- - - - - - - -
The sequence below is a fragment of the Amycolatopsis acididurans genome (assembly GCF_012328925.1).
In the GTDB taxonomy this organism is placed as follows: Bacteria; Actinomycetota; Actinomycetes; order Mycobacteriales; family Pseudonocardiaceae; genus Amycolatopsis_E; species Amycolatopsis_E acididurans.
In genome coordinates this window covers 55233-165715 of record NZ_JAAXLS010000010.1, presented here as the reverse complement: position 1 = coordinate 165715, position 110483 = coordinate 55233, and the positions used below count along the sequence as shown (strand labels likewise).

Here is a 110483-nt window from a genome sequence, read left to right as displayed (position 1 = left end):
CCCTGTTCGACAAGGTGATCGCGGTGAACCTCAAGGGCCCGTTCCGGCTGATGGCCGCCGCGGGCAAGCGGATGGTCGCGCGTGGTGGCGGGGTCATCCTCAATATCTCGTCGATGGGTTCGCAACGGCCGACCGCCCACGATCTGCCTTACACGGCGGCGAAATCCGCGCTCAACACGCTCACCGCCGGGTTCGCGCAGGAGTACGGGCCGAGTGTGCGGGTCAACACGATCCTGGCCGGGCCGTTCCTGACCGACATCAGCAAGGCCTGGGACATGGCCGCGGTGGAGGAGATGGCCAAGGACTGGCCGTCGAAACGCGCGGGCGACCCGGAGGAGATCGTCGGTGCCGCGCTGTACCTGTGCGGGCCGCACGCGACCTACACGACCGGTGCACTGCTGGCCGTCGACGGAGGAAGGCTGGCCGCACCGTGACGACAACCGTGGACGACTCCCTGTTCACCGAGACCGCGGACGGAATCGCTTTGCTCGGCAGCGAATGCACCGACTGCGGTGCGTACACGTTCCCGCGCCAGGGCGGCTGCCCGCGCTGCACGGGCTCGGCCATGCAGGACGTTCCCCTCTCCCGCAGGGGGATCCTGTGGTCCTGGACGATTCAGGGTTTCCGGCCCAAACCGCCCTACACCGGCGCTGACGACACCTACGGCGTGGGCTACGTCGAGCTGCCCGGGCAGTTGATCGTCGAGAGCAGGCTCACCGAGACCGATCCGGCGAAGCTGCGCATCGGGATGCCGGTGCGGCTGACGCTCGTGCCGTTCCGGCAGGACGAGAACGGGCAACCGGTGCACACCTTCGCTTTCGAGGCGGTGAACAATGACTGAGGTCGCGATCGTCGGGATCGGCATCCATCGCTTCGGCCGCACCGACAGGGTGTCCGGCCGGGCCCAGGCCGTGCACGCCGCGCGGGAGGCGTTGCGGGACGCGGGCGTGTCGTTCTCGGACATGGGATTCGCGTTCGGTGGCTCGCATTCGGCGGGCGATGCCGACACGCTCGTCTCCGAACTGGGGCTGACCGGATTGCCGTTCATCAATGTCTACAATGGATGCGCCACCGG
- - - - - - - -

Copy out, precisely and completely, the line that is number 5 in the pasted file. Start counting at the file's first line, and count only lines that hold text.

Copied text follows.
CCCTGTTCGACAAGGTGATCGCGGTGAACCTCAAGGGCCCGTTCCGGCTGATGGCCGCCGCGGGCAAGCGGATGGTCGCGCGTGGTGGCGGGGTCATCCTCAATATCTCGTCGATGGGTTCGCAACGGCCGACCGCCCACGATCTGCCTTACACGGCGGCGAAATCCGCGCTCAACACGCTCACCGCCGGGTTCGCGCAGGAGTACGGGCCGAGTGTGCGGGTCAACACGATCCTGGCCGGGCCGTTCCTGACCGACATCAGCAAGGCCTGGGACATGGCCGCGGTGGAGGAGATGGCCAAGGACTGGCCGTCGAAACGCGCGGGCGACCCGGAGGAGATCGTCGGTGCCGCGCTGTACCTGTGCGGGCCGCACGCGACCTACACGACCGGTGCACTGCTGGCCGTCGACGGAGGAAGGCTGGCCGCACCGTGACGACAACCGTGGACGACTCCCTGTTCACCGAGACCGCGGACGGAATCGCTTTGCTCGGCAGCGAATGCACCGACTGCGGTGCGTACACGTTCCCGCGCCAGGGCGGCTGCCCGCGCTGCACGGGCTCGGCCATGCAGGACGTTCCCCTCTCCCGCAGGGGGATCCTGTGGTCCTGGACGATTCAGGGTTTCCGGCCCAAACCGCCCTACACCGGCGCTGACGACACCTACGGCGTGGGCTACGTCGAGCTGCCCGGGCAGTTGATCGTCGAGAGCAGGCTCACCGAGACCGATCCGGCGAAGCTGCGCATCGGGATGCCGGTGCGGCTGACGCTCGTGCCGTTCCGGCAGGACGAGAACGGGCAACCGGTGCACACCTTCGCTTTCGAGGCGGTGAACAATGACTGAGGTCGCGATCGTCGGGATCGGCATCCATCGCTTCGGCCGCACCGACAGGGTGTCCGGCCGGGCCCAGGCCGTGCACGCCGCGCGGGAGGCGTTGCGGGACGCGGGCGTGTCGTTCTCGGACATGGGATTCGCGTTCGGTGGCTCGCATTCGGCGGGCGATGCCGACACGCTCGTCTCCGAACTGGGGCTGACCGGATTGCCGTTCATCAATGTCTACAATGGATGCGCCACCGG